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I've read a few threads on SO about usefulness of unit-testing various applications. The opinions can range from "test everything all the time" to "unit tests are useless", and everything in between ("test where it makes sense"). I tend to lean towards the middle one.

That leads me to my question. I am trying to decide if it would be beneficial or practical to have some basic unit-tests testing 3rd party ORM as suggested in this SO post: link text

some baseline tests may be useful as insurance against future breaking changes, depending on how you are using the tool. For example, instead of mocking up the entire n-tier chain (I'm not a fan of mocking when it is not necessary), just use the ORM tool to create, read, update, and delete a typical object/record, and verify the operation using direct SQL statements on the (test) database. That way if the 3rd-party vendor later updates something that breaks the basic functionality you'll know about it, and new developers to your project can easily see how to use the ORM tool from the unit test examples.

My main reservations following this advise is that it would require way too much setup, would be a headache to maintain, and over all it would not be practical in our environment. Here's the summary of some points to consider:

  1. The ORM we're using requires static datasource object(s) to be created and registered with its Data Access Layer and associated with authenticated user. This would require a lot of test setup, and probably would be problematic on the build server where no user is logged on.
  2. ORM vendor has a pretty good track record of releasing new updates and not breaking basic functionality. Furthermore whenever it's time to update ORM to the latest version, I would imagine that application wouldn't go straight to production, but would be thoroughly regression tested anyway.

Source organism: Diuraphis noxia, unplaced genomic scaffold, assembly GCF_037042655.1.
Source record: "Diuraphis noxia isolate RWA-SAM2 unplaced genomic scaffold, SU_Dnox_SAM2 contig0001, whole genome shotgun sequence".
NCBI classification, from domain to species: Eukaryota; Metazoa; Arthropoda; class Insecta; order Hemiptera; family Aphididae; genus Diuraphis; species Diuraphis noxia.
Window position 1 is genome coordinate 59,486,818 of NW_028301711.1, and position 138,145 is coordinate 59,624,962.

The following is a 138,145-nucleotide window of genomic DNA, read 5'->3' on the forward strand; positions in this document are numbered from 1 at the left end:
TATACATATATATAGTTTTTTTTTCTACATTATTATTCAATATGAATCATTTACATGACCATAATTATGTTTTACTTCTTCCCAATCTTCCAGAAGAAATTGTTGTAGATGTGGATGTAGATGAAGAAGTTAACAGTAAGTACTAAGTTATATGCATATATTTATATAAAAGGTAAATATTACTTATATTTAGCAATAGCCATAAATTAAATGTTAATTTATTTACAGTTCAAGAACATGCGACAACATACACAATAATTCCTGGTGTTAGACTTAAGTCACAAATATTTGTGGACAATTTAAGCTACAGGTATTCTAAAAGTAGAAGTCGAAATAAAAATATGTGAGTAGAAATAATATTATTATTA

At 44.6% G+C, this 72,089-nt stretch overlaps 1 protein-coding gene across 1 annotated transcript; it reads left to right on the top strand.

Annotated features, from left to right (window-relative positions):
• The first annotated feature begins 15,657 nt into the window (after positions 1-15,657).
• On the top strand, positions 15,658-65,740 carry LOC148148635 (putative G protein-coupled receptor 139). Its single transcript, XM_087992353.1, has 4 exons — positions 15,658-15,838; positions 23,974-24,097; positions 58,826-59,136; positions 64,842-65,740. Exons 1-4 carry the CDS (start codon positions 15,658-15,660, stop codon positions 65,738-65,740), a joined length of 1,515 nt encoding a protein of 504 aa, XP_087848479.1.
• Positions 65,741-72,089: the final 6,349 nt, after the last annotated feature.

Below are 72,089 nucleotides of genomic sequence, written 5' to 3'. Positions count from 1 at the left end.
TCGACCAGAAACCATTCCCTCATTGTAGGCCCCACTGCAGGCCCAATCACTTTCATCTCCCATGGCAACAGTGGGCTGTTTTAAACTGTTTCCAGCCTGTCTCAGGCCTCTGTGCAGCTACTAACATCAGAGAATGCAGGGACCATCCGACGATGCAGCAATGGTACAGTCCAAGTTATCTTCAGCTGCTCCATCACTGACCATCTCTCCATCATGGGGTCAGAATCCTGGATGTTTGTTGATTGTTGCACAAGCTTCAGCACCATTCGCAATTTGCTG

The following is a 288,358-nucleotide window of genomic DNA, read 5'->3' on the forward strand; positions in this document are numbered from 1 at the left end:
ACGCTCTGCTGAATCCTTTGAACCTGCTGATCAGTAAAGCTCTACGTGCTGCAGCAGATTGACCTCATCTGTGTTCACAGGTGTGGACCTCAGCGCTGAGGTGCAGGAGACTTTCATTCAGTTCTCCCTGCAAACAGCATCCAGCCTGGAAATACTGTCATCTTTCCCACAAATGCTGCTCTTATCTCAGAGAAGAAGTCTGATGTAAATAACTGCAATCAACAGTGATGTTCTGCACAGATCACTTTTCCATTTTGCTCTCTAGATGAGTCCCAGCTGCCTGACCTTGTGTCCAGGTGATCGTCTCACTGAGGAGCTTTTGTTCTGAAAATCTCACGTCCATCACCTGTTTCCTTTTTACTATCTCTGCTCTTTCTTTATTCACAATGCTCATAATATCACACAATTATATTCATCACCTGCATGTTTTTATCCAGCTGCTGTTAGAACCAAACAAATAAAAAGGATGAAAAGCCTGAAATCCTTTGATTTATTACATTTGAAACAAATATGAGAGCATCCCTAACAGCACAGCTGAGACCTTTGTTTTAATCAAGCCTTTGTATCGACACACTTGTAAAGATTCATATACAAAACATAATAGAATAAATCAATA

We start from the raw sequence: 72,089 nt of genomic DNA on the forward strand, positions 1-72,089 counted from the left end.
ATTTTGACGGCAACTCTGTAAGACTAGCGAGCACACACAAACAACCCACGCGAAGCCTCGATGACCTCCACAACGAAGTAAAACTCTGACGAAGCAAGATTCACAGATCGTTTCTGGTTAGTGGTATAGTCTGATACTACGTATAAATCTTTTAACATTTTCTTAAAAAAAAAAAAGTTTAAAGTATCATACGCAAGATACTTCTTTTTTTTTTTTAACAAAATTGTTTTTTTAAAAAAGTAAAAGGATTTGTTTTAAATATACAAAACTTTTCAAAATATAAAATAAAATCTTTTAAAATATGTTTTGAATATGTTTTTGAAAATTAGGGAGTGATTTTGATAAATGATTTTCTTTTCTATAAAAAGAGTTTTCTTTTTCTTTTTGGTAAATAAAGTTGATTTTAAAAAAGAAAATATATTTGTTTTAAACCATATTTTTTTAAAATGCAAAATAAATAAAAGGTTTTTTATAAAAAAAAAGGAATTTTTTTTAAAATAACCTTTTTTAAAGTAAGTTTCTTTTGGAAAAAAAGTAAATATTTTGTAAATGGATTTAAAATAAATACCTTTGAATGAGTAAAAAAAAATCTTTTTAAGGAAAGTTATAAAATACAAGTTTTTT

3. Maintaining test db for Unit testing is kind of problematic in this environment. Test db gets wiped out after each major release and replaced with db backup from staging with sensative data obfuscated. I would imagine in order to have a test db for ORM unit testing, we would need to run some scripts/code that would set the database in a "test" state. Again too much setup and maintenance.
  4. And finally ORM documentation/help for new developers. I can see how something like that could be useful. But ORM vendor provides pretty good documentation/help with demo apps. So writing unit tests on top of that doesn't seem to be worth all the efforts.

So, is it worth to go through all these troubles just to make sure that ORM does what it supposed to do (which is CRUD)? Shouldn't it be a responsibility of the vendor anyway?

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5 Answers 5

up vote 6 down vote accepted

You said it yourself. Test where it makes sense. If it will make you "feel" better to test the 3rd party ORM, then do it. But, ultimately, you're putting your trust in their tool. What are you going to do if the ORM suddenly stops working? Have you written enough code against it that you can't easily rip it out? You'd wait for them to fix it, probably.

Basically, you have to treat 3rd party tools as the proverbial black boxes and let them do what you bought them to do. That was the reason you paid the money you did, right? To keep from having to write that yourself.

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In this particular case, I wouldn't bother. I think you are correct in assuming a bad ROI here.

And yes, I consider it the responsibility of the vendor. I expect (and assume) their stuff works. That's how I treat my vendors.